Confidence boosts new car sales

Commercial and private vehicle sales are up on last year but still behind 2012

Hyundai ix35: the bestselling model of the year so far

Hyundai ix35: the bestselling model of the year so far

Wed, Jan 8, 2014, 01:00

Provisional new-car sales figures for the first days of 2014 trading suggest dealers are benefitting from a rise in consumer confidence. Many dealers ended 2013 with orders well ahead of previous years, and this positive sentiment seems to have continued into the new year.

According to Motorcheck, five of the 10 bestselling makes are already ahead of their equivalent 2013 figures.

Toyota is currently the leading brand, followed by Hyundai, Volkswagen, Ford and Kia.

The bestselling model was the Hyundai ix35, with 218 sold, followed by the VW Golf, at 171, the Kia Sportage, with 163, and the Toyota Yaris, at 158. Just over 4,000 cars had been registered by Monday morning.

“Business is up massively for us,” says Graham Browne of McConnell Brothers Toyota, in Waterford. “We’ve sold 10 times the number of cars coming into January than we had last year. Business is taking a complete change. I think a lot of it is to do with people becoming used to the new number-plate system. You could see last year that there were a lot of people who held off in January to wait for July, but who got to July and went, ‘Ah well, I may as well wait again.’ That meant that retail sales in July last year were a joke, but I think we’re seeing some of the benefit of that pent-up demand now.

“I think January, February and March will still be the big months, though, and that’s been helped by the budget being in October. People knew better what was coming, so they were able to plan ahead.”

This view is shared at Hutton & Meade in Dublin, where Jonathan Meade says that “there’s still a good sense of positivity in the air from both customers and salespeople. We got in early because people had ordered early, so we had cars going out on January 2nd. Thankfully the bad weather doesn’t seem to have affected us yet, at least in terms of deliveries, and we’ve had no cancellations.

“There was big rise in preorders before Christmas, which will give a good kick to the first few days’ figures, and then after that you’ll see a slight drop-off.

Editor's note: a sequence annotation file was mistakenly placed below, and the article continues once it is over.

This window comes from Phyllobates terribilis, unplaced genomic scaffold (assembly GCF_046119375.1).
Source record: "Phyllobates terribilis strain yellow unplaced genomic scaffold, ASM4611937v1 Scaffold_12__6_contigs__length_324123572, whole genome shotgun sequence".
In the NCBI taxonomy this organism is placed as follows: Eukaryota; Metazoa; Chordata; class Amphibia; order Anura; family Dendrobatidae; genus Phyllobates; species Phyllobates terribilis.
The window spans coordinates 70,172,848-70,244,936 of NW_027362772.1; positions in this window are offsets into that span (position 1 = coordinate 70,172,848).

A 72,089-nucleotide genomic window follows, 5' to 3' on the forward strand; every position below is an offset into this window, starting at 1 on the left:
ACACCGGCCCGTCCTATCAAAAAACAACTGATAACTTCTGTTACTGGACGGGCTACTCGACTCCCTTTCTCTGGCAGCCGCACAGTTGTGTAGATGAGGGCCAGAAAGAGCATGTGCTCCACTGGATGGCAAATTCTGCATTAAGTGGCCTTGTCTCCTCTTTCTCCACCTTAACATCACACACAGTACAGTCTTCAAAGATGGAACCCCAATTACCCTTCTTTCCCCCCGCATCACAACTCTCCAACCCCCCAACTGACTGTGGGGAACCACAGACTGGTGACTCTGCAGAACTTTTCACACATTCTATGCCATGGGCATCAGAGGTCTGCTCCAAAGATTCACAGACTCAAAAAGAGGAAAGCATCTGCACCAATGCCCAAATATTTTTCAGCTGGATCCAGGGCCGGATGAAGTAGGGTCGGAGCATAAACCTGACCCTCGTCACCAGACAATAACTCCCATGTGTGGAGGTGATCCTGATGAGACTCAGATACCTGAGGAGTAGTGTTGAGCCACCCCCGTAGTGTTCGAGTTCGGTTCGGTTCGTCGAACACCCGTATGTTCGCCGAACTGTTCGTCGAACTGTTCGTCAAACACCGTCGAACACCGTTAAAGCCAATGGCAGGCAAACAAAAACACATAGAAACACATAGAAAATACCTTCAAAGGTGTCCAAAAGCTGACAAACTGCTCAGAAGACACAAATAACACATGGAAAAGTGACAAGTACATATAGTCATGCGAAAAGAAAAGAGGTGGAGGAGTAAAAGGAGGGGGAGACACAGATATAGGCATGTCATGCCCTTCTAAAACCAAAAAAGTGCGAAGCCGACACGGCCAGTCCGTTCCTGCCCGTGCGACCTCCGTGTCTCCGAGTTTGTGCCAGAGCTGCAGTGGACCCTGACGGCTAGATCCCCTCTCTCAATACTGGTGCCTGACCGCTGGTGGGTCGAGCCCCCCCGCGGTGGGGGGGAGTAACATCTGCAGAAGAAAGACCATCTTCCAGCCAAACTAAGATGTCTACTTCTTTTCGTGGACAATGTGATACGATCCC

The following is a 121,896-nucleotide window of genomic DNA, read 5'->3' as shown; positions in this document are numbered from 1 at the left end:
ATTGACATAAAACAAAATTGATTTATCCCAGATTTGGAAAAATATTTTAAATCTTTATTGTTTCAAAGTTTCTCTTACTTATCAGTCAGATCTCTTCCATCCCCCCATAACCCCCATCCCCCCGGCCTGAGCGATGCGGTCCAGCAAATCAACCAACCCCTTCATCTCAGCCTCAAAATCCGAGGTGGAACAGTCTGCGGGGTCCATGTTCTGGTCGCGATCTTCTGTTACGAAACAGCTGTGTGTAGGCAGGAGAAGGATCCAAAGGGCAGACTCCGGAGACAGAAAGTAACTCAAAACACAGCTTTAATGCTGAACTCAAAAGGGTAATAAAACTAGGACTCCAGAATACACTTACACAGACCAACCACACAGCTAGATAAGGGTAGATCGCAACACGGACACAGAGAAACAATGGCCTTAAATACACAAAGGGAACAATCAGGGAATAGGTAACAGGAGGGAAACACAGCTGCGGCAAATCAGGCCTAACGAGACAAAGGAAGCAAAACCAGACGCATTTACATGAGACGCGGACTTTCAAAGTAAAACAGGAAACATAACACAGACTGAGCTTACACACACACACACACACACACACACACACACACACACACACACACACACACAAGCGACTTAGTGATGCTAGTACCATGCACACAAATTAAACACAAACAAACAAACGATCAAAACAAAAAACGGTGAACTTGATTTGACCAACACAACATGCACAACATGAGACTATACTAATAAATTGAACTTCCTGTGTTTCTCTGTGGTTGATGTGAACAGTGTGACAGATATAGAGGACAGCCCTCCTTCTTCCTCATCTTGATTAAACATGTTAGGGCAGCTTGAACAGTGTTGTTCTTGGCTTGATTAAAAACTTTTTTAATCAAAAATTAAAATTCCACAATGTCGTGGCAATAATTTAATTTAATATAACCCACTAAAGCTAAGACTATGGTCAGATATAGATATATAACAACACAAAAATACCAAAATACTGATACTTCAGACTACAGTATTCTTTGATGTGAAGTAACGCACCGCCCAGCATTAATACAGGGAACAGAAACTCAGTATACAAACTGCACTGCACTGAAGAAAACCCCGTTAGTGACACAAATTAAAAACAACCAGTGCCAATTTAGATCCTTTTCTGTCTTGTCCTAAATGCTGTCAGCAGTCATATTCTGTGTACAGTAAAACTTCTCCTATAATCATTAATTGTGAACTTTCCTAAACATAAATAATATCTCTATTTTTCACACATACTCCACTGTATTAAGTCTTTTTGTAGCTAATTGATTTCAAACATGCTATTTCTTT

“For us personally, with both Nissan and Hyundai, I think we’ll get a better bite at 142 [plates, from July], with new models coming along, so we’ll probably see more growth in the second half of the year.”

Things are definitely looking up
Volkswagen finished on top of the Irish car market in 2013 for the second year in succession. Managing director Simon Elliott says that, “for us, things are definitely looking up. All five of our brands are ahead of the target we set for our order banks coming into January. From my point of view – more importantly for the economy at large – we’re seeing a big rise in sales of commercial vehicles. Even taking out the sorts of big corporate orders for the likes of An Post or Guinness, we’re seeing van orders around three times higher than they were at this time last year.

“To put it in context, we sold 2,000 VW commercial vehicles in the whole of 2013, and already we’re approaching 1,000 sales and orders this year. And this, as I say, is not down to big corporate orders: it’s going through our dealers and it’s local businesses renewing their vehicles.”

Des Cannon, managing director of Gowan Distributors, the importer for Peugeot, says: “There is a most definite upturn in both the passenger-car market and the light-commercial-vehicle market, based on the very first few days’ registrations in January and despite the poor weather.

“Our pre-Christmas order book showed strong growth year on year, to its highest peak in over five years, and that momentum has continued into January, with dealers reporting further showroom visits, more deals being done and strong demand.”

Injecting a note of caution, Michael Rochford of Motorcheck warns against reading too much into such short-term figures. “There is still a long way to go, as we are 21.45 per cent behind the same period for 2012. This may be a consequence of the dual-reg system, and only time will tell if an even greater proportion of new-car registrations happen in the second half of 2014.

“Last year 28 per cent of all registrations happened in the second half of the year, compared against only 16 per cent in 2012. If this trend continues the market may see stronger sales in the second half of 2014.”